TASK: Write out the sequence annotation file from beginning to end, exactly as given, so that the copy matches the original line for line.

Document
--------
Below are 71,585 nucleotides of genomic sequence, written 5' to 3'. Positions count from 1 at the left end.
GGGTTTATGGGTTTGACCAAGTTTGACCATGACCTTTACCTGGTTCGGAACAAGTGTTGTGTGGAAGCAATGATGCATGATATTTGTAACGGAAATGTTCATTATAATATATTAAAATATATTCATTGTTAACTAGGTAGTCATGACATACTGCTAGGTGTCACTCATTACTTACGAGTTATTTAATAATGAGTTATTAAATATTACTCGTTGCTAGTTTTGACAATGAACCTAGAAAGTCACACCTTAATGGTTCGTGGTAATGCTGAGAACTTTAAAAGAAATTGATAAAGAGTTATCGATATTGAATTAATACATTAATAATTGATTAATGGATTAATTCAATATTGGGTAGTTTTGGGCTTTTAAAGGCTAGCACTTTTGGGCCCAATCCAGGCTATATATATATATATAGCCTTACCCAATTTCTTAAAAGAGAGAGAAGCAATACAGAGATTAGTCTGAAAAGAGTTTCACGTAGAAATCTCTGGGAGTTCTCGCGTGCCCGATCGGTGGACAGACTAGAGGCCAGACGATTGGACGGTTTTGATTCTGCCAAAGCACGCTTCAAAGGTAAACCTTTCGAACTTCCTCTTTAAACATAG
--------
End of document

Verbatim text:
Below are 71,585 nucleotides of genomic sequence, written 5' to 3'. Positions count from 1 at the left end.
GGGTTTATGGGTTTGACCAAGTTTGACCATGACCTTTACCTGGTTCGGAACAAGTGTTGTGTGGAAGCAATGATGCATGATATTTGTAACGGAAATGTTCATTATAATATATTAAAATATATTCATTGTTAACTAGGTAGTCATGACATACTGCTAGGTGTCACTCATTACTTACGAGTTATTTAATAATGAGTTATTAAATATTACTCGTTGCTAGTTTTGACAATGAACCTAGAAAGTCACACCTTAATGGTTCGTGGTAATGCTGAGAACTTTAAAAGAAATTGATAAAGAGTTATCGATATTGAATTAATACATTAATAATTGATTAATGGATTAATTCAATATTGGGTAGTTTTGGGCTTTTAAAGGCTAGCACTTTTGGGCCCAATCCAGGCTATATATATATATATAGCCTTACCCAATTTCTTAAAAGAGAGAGAAGCAATACAGAGATTAGTCTGAAAAGAGTTTCACGTAGAAATCTCTGGGAGTTCTCGCGTGCCCGATCGGTGGACAGACTAGAGGCCAGACGATTGGACGGTTTTGATTCTGCCAAAGCACGCTTCAAAGGTAAACCTTTCGAACTTCCTCTTTAAACATAG